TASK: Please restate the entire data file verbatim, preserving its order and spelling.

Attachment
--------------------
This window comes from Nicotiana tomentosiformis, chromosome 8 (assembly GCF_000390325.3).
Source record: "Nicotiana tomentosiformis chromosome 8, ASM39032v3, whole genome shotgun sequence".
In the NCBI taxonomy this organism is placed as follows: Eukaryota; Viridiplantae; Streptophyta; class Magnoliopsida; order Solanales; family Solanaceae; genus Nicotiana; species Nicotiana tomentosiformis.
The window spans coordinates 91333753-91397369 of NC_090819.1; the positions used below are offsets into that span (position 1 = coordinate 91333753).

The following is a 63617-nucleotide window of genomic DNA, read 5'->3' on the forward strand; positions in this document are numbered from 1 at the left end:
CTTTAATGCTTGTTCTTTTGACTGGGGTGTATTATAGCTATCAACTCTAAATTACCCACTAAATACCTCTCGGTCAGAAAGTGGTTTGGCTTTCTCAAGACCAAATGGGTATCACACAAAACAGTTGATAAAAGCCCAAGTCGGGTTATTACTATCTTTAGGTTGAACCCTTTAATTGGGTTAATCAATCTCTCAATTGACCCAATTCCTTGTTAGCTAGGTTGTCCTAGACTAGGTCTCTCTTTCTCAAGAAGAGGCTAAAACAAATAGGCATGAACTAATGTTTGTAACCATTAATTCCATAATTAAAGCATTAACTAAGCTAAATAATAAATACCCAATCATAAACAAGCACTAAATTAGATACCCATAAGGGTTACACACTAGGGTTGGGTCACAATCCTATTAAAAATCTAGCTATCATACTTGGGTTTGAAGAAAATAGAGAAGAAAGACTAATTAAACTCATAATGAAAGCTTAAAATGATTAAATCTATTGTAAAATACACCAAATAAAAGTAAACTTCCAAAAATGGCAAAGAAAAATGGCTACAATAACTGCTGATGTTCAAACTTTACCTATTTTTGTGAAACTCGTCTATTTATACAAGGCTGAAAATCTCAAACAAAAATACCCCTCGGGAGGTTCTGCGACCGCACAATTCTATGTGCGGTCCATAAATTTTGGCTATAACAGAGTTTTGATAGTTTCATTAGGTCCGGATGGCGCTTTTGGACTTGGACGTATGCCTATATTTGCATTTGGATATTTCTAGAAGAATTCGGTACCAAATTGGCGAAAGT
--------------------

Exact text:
This window comes from Nicotiana tomentosiformis, chromosome 8 (assembly GCF_000390325.3).
Source record: "Nicotiana tomentosiformis chromosome 8, ASM39032v3, whole genome shotgun sequence".
In the NCBI taxonomy this organism is placed as follows: Eukaryota; Viridiplantae; Streptophyta; class Magnoliopsida; order Solanales; family Solanaceae; genus Nicotiana; species Nicotiana tomentosiformis.
The window spans coordinates 91333753-91397369 of NC_090819.1; the positions used below are offsets into that span (position 1 = coordinate 91333753).

The following is a 63617-nucleotide window of genomic DNA, read 5'->3' on the forward strand; positions in this document are numbered from 1 at the left end:
CTTTAATGCTTGTTCTTTTGACTGGGGTGTATTATAGCTATCAACTCTAAATTACCCACTAAATACCTCTCGGTCAGAAAGTGGTTTGGCTTTCTCAAGACCAAATGGGTATCACACAAAACAGTTGATAAAAGCCCAAGTCGGGTTATTACTATCTTTAGGTTGAACCCTTTAATTGGGTTAATCAATCTCTCAATTGACCCAATTCCTTGTTAGCTAGGTTGTCCTAGACTAGGTCTCTCTTTCTCAAGAAGAGGCTAAAACAAATAGGCATGAACTAATGTTTGTAACCATTAATTCCATAATTAAAGCATTAACTAAGCTAAATAATAAATACCCAATCATAAACAAGCACTAAATTAGATACCCATAAGGGTTACACACTAGGGTTGGGTCACAATCCTATTAAAAATCTAGCTATCATACTTGGGTTTGAAGAAAATAGAGAAGAAAGACTAATTAAACTCATAATGAAAGCTTAAAATGATTAAATCTATTGTAAAATACACCAAATAAAAGTAAACTTCCAAAAATGGCAAAGAAAAATGGCTACAATAACTGCTGATGTTCAAACTTTACCTATTTTTGTGAAACTCGTCTATTTATACAAGGCTGAAAATCTCAAACAAAAATACCCCTCGGGAGGTTCTGCGACCGCACAATTCTATGTGCGGTCCATAAATTTTGGCTATAACAGAGTTTTGATAGTTTCATTAGGTCCGGATGGCGCTTTTGGACTTGGACGTATGCCTATATTTGCATTTGGATATTTCTAGAAGAATTCGGTACCAAATTGGCGAAAGT